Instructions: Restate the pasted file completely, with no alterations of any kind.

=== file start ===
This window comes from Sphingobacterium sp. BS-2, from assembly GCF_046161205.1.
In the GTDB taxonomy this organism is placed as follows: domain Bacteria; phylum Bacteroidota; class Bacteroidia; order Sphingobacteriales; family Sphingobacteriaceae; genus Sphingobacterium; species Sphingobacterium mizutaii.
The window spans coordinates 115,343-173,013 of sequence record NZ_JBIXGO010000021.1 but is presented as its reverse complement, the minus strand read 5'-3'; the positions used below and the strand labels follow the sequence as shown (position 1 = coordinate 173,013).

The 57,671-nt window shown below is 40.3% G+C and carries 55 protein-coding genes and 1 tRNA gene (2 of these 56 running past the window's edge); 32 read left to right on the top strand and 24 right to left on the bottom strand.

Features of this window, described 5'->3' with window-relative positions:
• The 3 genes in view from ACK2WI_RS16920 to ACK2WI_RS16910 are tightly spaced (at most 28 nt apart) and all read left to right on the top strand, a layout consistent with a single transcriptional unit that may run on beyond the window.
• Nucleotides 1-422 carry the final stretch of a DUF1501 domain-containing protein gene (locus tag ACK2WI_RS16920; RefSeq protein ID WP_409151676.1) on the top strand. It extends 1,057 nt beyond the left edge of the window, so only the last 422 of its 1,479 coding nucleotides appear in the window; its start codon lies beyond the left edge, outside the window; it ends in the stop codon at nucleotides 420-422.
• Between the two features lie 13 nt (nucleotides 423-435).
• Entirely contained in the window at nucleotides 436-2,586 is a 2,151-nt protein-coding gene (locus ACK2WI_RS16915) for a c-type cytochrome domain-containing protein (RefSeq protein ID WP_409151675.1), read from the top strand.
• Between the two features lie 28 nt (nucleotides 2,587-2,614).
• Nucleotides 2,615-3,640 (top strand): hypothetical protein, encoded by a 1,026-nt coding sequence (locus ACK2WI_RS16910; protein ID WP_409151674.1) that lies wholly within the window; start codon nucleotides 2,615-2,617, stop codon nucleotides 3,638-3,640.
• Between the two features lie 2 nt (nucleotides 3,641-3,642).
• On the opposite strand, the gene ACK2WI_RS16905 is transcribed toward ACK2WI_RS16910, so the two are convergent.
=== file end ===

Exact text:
This window comes from Sphingobacterium sp. BS-2, from assembly GCF_046161205.1.
In the GTDB taxonomy this organism is placed as follows: domain Bacteria; phylum Bacteroidota; class Bacteroidia; order Sphingobacteriales; family Sphingobacteriaceae; genus Sphingobacterium; species Sphingobacterium mizutaii.
The window spans coordinates 115,343-173,013 of sequence record NZ_JBIXGO010000021.1 but is presented as its reverse complement, the minus strand read 5'-3'; the positions used below and the strand labels follow the sequence as shown (position 1 = coordinate 173,013).

The 57,671-nt window shown below is 40.3% G+C and carries 55 protein-coding genes and 1 tRNA gene (2 of these 56 running past the window's edge); 32 read left to right on the top strand and 24 right to left on the bottom strand.

Features of this window, described 5'->3' with window-relative positions:
• The 3 genes in view from ACK2WI_RS16920 to ACK2WI_RS16910 are tightly spaced (at most 28 nt apart) and all read left to right on the top strand, a layout consistent with a single transcriptional unit that may run on beyond the window.
• Nucleotides 1-422 carry the final stretch of a DUF1501 domain-containing protein gene (locus tag ACK2WI_RS16920; RefSeq protein ID WP_409151676.1) on the top strand. It extends 1,057 nt beyond the left edge of the window, so only the last 422 of its 1,479 coding nucleotides appear in the window; its start codon lies beyond the left edge, outside the window; it ends in the stop codon at nucleotides 420-422.
• Between the two features lie 13 nt (nucleotides 423-435).
• Entirely contained in the window at nucleotides 436-2,586 is a 2,151-nt protein-coding gene (locus ACK2WI_RS16915) for a c-type cytochrome domain-containing protein (RefSeq protein ID WP_409151675.1), read from the top strand.
• Between the two features lie 28 nt (nucleotides 2,587-2,614).
• Nucleotides 2,615-3,640 (top strand): hypothetical protein, encoded by a 1,026-nt coding sequence (locus ACK2WI_RS16910; protein ID WP_409151674.1) that lies wholly within the window; start codon nucleotides 2,615-2,617, stop codon nucleotides 3,638-3,640.
• Between the two features lie 2 nt (nucleotides 3,641-3,642).
• On the opposite strand, the gene ACK2WI_RS16905 is transcribed toward ACK2WI_RS16910, so the two are convergent.